Heading to the NFC Championship game on Sunday, I am reminded of my very first professional football game. It was probably in the 50s, and a preseason game between the Washington Redskins, with former UOP great, Eddie LeBaron, and the Los Angeles Rams, led by Norm van Brocklin, and Elroy “Crazy Legs” Hirsch.
And much like Sunday’s game, we will drive down to the LA basin from the Valley, though there are many more freeways and cars than the Fifties. And instead of the antiquated Los Angeles Coliseum, the former home of the Rams, this game will be held at the latest and greatest of sports venues, So Fi Stadium in Inglewood.
For those of us who do not know, So Fi resides on the former location of the Hollywood Park Racetrack, about 3 miles east of LAX. The stadium is home to both the Chargers and the Rams. The stadium will also host Super Bowl 56 in another few weeks, as well as opening and closing ceremonies for the 2028 Summer Olympics.
Some design background about So Fi:
SoFi Stadium was designed by HKS and consists of the stadium itself, a pedestrian plaza, and a performance venue. Above the stadium is an independently supported translucent canopy which covers the stadium proper, the adjacent pedestrian plaza, and the attached performance venue. The million-square-foot canopy is made up of 302 ETFE panels, 46 of which can be opened to provide ventilation, supported by a cable net. The canopy has 27,000 LED pucks embedded in, which can project images and video that can be seen from airplanes flying into the LAX airport. The stadium bowl has open sides and seats 70,240 spectators for most events, with the ability to expand by 30,000 additional seats for larger events. However, despite the roof, the open sides of the stadium still make it vulnerable to lightning delays, with the first such delay in an NFL game between the Chargers and the Las Vegas Raiders on October 4, 2021. The attached music and theatre venue, known as the YouTube Theater, has a capacity of 6,000 seats. The stadium and performance center are separate facilities under one roof.
Another component of the stadium’s design is the Infinity Screen by Samsung, an ovular, double-sided 4K HDR video board, the first of its kind, that is suspended from the roof over the field. Formerly known as “the Oculus” before a name change, the structure weighs 2.2 million pounds (1,000 t) and displays 80 million pixels. The Infinity Screen also houses the stadium’s 260-speaker audio system, as well as 56 5G wireless antennas.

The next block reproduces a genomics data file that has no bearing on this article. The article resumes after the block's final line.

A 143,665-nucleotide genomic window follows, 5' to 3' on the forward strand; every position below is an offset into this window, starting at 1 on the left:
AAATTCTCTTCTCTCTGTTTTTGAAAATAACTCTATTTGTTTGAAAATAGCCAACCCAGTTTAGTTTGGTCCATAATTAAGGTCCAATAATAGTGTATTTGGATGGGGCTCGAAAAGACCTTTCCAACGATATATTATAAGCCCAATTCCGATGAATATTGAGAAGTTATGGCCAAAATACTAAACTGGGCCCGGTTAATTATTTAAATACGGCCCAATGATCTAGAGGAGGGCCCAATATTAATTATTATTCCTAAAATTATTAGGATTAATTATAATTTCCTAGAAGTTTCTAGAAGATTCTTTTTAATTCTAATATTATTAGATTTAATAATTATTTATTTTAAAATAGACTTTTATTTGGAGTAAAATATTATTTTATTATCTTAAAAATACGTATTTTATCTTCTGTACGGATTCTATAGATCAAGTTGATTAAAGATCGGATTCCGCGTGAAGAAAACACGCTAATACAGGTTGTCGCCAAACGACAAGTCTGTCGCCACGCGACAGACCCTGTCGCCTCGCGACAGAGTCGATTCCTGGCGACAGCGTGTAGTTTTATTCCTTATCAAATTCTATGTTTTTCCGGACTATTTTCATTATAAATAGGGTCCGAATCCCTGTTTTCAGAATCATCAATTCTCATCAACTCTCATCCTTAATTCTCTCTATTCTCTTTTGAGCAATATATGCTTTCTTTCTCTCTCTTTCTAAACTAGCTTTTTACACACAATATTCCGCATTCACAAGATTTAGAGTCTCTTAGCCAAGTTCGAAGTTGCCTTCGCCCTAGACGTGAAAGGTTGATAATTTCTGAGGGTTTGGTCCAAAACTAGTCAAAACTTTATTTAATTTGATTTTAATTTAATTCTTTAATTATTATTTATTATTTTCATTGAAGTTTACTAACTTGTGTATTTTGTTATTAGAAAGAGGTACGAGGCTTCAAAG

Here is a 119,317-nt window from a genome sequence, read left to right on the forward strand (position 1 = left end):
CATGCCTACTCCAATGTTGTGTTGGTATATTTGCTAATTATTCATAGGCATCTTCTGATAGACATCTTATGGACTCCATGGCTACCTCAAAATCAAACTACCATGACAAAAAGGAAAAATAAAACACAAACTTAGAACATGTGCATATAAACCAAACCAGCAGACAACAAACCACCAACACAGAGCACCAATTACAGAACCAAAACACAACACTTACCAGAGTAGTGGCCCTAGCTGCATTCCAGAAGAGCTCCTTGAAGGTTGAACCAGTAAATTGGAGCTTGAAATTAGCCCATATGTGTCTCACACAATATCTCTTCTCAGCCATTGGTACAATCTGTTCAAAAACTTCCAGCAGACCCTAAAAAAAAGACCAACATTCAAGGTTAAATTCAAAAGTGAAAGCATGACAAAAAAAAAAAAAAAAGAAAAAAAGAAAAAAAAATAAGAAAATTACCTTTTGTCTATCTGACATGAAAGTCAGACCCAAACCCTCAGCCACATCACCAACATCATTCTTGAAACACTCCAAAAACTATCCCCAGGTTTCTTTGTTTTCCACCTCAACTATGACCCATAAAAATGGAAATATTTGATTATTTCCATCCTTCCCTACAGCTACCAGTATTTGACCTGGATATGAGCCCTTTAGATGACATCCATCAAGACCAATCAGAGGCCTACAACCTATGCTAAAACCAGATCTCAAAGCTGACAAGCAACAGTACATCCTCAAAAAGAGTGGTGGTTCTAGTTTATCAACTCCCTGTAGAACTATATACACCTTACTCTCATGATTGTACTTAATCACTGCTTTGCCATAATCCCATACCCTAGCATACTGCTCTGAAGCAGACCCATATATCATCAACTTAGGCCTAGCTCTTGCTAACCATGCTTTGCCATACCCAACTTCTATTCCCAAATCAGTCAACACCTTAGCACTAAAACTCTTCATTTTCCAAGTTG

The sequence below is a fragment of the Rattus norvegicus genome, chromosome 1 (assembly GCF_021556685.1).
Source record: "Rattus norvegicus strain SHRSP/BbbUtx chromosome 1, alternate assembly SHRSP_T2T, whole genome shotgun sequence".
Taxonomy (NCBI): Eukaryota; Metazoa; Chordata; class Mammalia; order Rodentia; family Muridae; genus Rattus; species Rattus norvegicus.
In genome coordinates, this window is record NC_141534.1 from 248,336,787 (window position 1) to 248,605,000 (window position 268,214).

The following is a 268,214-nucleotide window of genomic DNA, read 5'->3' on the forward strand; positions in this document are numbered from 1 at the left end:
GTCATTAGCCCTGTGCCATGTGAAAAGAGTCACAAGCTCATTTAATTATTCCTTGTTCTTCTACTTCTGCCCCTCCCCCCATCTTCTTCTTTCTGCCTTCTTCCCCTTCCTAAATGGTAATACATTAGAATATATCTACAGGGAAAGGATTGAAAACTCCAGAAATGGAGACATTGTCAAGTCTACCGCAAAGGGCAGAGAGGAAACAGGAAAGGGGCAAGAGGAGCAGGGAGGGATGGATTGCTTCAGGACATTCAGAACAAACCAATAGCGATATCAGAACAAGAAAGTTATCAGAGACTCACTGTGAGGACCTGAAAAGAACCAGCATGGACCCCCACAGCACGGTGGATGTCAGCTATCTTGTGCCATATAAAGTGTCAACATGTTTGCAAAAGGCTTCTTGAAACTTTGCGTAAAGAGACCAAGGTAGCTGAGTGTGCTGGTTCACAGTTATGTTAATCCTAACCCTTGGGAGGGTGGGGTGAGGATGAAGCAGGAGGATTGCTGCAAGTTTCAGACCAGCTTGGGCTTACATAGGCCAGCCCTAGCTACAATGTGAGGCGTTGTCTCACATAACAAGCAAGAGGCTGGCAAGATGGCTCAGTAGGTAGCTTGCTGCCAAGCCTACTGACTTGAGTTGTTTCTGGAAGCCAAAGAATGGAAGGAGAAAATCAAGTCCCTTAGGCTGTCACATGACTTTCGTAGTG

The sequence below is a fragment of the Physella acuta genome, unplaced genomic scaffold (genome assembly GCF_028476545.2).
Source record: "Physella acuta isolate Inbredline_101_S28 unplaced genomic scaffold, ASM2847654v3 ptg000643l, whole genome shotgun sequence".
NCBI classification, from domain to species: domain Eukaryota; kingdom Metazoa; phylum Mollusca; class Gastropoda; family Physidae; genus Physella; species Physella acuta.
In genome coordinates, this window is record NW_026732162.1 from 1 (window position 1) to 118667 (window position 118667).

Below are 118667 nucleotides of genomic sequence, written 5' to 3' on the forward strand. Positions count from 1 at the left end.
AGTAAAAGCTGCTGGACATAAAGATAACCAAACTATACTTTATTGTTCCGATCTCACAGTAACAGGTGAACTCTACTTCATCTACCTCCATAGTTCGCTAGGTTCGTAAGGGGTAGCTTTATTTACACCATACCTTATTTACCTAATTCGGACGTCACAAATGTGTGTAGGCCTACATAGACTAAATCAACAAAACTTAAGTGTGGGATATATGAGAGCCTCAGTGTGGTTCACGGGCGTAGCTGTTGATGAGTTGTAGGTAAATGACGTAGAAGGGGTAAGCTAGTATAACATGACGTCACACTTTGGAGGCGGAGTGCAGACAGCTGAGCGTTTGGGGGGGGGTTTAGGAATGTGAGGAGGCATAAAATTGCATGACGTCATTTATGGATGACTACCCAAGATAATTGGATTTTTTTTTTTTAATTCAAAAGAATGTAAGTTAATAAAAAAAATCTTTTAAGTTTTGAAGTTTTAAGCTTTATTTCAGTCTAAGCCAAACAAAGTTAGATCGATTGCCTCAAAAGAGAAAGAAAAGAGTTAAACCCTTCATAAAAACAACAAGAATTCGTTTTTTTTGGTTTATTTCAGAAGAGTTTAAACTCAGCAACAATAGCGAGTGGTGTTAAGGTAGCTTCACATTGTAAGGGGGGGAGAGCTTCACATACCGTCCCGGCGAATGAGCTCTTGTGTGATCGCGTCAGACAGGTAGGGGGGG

Several music concerts have been held here. Performers include: the Rolling Stones, Justin Bieber, Coldplay, Kenny Chesney, and the Red Hot Chili Peppers.
So, the real question is how this experience will compare to some of my other big football experiences. The old LA Coliseum will always hold a certain charm since it was my first NFL game. Certainly, Super Bowl 47 in the Superdome in New Orleans will always be at the top. Lexi’s Stadium in Santa Clara is ok, as are the Jerry Dome in Dallas, and the Baltimore Ravens M & T Bank Stadium (in a driving rain no less).
Once the game starts, I don’t think the stadium really matters. Yes, the seats are comfortable, the food and beverage choices are numerous. I would love to see this year’s version of my Forty Niners play here again on Super Bowl Sunday in two weeks. As you know, my last Super Bowl (47) visit in New Orleans (2013) resulted in a close and terrible loss to the Ravens.
Many of you will argue that watching on television is better. I would not say better, just different. Yes, you get the replays, and the commentary. But with high tech stadiums, replays are commonplace. And I strongly dislike the commentary of the national announcers (like Joe Buck, Tony Romo, and Chris Collingsworthless). I much prefer the local guys, like Greg Papa and Tim Ryan.
We can only hope for a great game in an exciting new venue.
PS: My Niners lost, but the silver lining is: the Trey Lance era begins, and Super Bowl tickets are already at the $6,000 mark for the nosebleeds on the 5th level!!!